Campaigners have criticised a decision not to list a former Wortley sports field – where Leeds United legends once played – as an asset of community value.
The TV Harrison Community Action Group is fighting to stop Leeds City Council buying the land on Oldfield Lane and building up to 50 local authority houses on the site.
They had hoped to preserve the field, used by Leeds United legends including Paul Reaney and David Batty, as an asset of community value.
This would have given the field, which has been largely unused for 15 years, additional protection from development under the Localism Act 2011.
But the council has turned down the application, saying there has been no formal or permitted use since the site was closed by land trustees Leeds Schools Sports Association (LSSA) 18 years ago.
A council report – which can be read in full here – states:
“The land does not have a current or recent previous use that furthers the social interests of the local community. There has been no formal or permitted use of the land since 2002, which is not considered to be the recent past.”
But the TV Harrison Community Action Group has reacted angrily to the decision, and today contacted the council to formally submit their 4,000-name petition to save the former sports pitches.
Campaigner Arron Lambert said:
“Our Labour-run Leeds City Council have shown themselves to be inept and out of touch at every turn BUT, most importantly, they take their tax–paying citizens completely for granted. I am Labour at heart but I will convince anyone I can to rid our city of this Labour clown-run circus.
“Let down doesn’t sum this up. How blatant land banking can be ignored by all powers is flabbergasting! We have proof on so many levels to back up our fight but all has been brushed under the carpet.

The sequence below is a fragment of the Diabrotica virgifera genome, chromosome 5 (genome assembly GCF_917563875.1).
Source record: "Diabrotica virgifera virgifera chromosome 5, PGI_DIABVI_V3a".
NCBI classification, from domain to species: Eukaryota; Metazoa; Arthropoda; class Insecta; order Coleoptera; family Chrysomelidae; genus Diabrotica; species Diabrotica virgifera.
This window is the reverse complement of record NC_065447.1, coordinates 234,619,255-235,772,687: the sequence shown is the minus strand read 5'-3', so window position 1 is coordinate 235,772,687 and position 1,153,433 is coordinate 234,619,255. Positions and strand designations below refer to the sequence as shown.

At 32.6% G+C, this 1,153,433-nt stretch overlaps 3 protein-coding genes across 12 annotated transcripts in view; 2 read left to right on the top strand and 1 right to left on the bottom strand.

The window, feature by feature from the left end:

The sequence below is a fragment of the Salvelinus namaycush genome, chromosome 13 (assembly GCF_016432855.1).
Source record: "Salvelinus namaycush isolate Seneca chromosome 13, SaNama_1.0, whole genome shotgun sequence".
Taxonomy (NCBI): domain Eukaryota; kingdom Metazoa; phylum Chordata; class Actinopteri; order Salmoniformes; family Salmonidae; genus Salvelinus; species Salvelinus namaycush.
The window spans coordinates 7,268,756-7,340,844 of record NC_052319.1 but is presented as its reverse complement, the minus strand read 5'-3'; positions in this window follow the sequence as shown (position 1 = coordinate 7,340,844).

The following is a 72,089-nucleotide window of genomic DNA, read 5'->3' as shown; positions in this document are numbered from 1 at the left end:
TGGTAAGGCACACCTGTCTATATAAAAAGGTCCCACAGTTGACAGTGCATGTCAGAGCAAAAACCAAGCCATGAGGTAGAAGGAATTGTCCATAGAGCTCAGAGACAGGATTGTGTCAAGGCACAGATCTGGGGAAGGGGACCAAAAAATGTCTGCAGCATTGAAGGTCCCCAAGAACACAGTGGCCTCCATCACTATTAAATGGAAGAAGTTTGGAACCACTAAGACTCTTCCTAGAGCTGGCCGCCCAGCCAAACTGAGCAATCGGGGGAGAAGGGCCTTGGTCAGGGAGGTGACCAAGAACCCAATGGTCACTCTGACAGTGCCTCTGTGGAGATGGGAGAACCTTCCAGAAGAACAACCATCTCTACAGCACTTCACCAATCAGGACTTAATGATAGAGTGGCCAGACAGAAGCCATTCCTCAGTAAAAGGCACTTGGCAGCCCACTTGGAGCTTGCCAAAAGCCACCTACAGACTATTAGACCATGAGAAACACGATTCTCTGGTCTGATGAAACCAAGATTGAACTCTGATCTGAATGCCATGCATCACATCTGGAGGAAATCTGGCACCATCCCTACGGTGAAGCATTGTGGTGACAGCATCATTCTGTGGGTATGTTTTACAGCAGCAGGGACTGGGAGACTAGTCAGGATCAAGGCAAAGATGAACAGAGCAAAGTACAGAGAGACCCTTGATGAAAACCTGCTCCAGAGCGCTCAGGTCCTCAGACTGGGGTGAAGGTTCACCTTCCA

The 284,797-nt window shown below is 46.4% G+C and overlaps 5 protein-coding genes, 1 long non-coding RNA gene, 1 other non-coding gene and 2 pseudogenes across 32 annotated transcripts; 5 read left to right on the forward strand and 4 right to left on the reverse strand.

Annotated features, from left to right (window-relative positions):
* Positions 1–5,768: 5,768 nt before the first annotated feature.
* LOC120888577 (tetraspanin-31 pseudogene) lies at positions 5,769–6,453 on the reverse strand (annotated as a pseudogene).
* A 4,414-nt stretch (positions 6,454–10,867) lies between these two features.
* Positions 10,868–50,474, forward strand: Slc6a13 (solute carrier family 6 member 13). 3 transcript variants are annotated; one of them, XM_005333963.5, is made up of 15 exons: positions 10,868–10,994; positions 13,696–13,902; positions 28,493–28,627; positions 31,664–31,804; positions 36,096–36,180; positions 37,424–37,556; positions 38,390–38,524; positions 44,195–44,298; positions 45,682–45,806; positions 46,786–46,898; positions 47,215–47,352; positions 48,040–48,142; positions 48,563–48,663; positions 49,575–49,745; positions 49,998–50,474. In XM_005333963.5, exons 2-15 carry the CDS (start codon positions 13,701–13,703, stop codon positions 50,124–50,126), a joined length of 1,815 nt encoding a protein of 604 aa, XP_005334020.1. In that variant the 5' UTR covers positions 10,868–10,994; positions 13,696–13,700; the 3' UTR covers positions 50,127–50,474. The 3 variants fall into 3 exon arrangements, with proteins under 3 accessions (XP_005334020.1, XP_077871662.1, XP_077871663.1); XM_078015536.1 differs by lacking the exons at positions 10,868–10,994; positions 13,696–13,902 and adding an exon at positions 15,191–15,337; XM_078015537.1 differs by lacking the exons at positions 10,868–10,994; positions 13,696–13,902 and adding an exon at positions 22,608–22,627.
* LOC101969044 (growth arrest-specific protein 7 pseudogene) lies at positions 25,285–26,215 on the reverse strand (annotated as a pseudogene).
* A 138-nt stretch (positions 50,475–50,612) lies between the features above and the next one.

“LCC’s complacency is unreal. TVH was bought by us for our kids. This community won’t give up on Thomas Vernon Harrison’s beautiful legacy.”
Fellow campaigner Clare O’Keefe added:
“We can’t challenge the decision but we can and will complain about the process. The Charity Commission has not yet given permission to the LSSA to sell the asset that they hold in trust.
“The replacement land offered is in Garforth, which is as far away as you can get from Armley and Wortley. Without adequate and appropriate replacement land the playing field can’t be lost.
“We also want to let the Trustees know that any offer LCC make to the LSSA will be matched and exceeded by the community.
“If they have a spare moment with schools being shut, then Arron and the community won’t mind if they come down and help with the mowing and litter picking. It’s a nice safe place for socially distant exercise.
“This is a chance for the LSSA to do the right thing and work with the community to let West Leeds kids have their birthright back. It will be greatly to their benefit and credit. It will save the planet too.”
Earlier this month campaigners organised a charity football match on the site, which volunteers have cleared and restored after years of being abandoned. Informal junior games have also been played there over the past few months.